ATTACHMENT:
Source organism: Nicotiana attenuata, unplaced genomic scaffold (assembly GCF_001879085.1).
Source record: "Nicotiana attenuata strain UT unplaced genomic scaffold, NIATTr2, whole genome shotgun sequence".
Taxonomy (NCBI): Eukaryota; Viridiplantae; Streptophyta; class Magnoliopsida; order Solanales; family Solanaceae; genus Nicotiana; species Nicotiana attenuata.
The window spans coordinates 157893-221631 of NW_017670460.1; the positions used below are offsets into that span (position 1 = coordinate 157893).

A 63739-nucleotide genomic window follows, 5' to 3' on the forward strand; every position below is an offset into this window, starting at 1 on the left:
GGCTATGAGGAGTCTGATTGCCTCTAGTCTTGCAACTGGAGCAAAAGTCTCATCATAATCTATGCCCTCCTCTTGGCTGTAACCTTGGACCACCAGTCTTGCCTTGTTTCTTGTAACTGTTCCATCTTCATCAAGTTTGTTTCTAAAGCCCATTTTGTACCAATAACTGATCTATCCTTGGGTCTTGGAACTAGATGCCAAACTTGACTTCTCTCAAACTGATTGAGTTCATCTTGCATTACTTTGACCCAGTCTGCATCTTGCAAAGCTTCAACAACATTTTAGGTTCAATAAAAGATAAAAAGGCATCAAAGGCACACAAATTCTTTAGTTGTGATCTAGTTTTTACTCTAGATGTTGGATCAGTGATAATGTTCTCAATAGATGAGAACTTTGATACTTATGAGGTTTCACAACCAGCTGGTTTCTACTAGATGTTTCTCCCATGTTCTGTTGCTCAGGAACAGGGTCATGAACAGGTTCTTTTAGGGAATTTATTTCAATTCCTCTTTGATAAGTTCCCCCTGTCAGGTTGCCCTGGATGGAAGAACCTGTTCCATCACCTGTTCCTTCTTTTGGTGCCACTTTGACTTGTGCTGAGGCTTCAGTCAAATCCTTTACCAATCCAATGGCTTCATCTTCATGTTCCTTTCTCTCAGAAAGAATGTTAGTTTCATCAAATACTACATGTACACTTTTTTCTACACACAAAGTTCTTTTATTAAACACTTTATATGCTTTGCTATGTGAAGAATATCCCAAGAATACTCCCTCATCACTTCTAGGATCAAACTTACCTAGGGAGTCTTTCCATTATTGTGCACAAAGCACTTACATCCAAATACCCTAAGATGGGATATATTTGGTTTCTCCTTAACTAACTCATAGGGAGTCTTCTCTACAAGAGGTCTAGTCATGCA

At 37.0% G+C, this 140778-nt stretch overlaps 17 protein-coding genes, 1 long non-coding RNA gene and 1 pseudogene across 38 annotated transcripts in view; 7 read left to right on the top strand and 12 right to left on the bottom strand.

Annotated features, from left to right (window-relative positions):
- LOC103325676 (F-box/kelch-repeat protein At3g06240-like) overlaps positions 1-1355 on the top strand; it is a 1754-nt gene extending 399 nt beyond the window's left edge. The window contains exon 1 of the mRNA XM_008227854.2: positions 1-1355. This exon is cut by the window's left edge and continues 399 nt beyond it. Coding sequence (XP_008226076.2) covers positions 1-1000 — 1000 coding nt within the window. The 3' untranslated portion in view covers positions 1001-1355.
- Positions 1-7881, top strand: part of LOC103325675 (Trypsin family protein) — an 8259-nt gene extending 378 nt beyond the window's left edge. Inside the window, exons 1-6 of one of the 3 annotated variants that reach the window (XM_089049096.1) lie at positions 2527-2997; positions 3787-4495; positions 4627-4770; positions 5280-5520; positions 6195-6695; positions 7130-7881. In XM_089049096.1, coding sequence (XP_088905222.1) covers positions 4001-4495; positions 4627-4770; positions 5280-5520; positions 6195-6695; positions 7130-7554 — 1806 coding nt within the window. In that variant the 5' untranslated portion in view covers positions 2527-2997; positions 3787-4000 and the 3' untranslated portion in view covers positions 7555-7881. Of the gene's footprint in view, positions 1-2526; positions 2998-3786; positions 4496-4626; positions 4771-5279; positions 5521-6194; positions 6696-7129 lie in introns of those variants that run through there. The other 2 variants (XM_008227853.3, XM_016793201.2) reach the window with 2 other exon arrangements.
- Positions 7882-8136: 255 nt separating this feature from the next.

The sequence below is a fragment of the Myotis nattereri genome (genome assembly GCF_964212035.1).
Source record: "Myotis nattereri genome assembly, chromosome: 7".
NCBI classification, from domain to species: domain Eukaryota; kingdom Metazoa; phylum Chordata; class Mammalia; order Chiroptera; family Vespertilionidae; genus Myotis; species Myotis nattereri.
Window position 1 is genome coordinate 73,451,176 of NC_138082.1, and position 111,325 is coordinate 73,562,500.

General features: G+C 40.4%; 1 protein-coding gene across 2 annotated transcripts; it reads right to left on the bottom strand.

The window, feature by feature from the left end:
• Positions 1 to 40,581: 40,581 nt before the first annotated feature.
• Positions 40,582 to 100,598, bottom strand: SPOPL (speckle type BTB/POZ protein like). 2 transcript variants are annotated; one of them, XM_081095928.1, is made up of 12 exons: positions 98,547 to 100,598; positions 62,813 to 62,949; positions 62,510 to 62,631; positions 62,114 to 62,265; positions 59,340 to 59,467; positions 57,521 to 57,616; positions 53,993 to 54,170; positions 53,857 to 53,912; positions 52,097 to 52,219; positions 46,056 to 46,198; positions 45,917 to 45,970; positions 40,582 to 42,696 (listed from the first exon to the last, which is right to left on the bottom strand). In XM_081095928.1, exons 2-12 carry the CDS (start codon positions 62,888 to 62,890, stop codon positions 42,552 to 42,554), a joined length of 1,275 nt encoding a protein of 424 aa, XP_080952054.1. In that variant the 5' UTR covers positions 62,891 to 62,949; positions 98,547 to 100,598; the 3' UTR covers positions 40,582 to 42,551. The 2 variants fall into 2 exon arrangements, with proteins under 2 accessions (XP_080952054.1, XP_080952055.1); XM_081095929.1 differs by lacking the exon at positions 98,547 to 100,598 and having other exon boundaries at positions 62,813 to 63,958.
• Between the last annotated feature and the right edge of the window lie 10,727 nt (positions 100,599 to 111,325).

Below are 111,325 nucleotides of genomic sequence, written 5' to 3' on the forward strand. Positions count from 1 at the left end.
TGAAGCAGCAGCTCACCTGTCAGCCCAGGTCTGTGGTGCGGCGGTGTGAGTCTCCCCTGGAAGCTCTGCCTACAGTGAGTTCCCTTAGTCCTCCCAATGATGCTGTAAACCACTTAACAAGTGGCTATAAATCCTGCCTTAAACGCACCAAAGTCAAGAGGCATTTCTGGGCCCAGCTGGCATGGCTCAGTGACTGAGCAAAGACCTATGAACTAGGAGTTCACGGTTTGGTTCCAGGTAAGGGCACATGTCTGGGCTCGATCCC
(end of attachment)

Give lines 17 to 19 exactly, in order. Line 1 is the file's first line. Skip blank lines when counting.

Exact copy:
The window, feature by feature from the left end:
• Positions 1 to 40,581: 40,581 nt before the first annotated feature.
• Positions 40,582 to 100,598, bottom strand: SPOPL (speckle type BTB/POZ protein like). 2 transcript variants are annotated; one of them, XM_081095928.1, is made up of 12 exons: positions 98,547 to 100,598; positions 62,813 to 62,949; positions 62,510 to 62,631; positions 62,114 to 62,265; positions 59,340 to 59,467; positions 57,521 to 57,616; positions 53,993 to 54,170; positions 53,857 to 53,912; positions 52,097 to 52,219; positions 46,056 to 46,198; positions 45,917 to 45,970; positions 40,582 to 42,696 (listed from the first exon to the last, which is right to left on the bottom strand). In XM_081095928.1, exons 2-12 carry the CDS (start codon positions 62,888 to 62,890, stop codon positions 42,552 to 42,554), a joined length of 1,275 nt encoding a protein of 424 aa, XP_080952054.1. In that variant the 5' UTR covers positions 62,891 to 62,949; positions 98,547 to 100,598; the 3' UTR covers positions 40,582 to 42,551. The 2 variants fall into 2 exon arrangements, with proteins under 2 accessions (XP_080952054.1, XP_080952055.1); XM_081095929.1 differs by lacking the exon at positions 98,547 to 100,598 and having other exon boundaries at positions 62,813 to 63,958.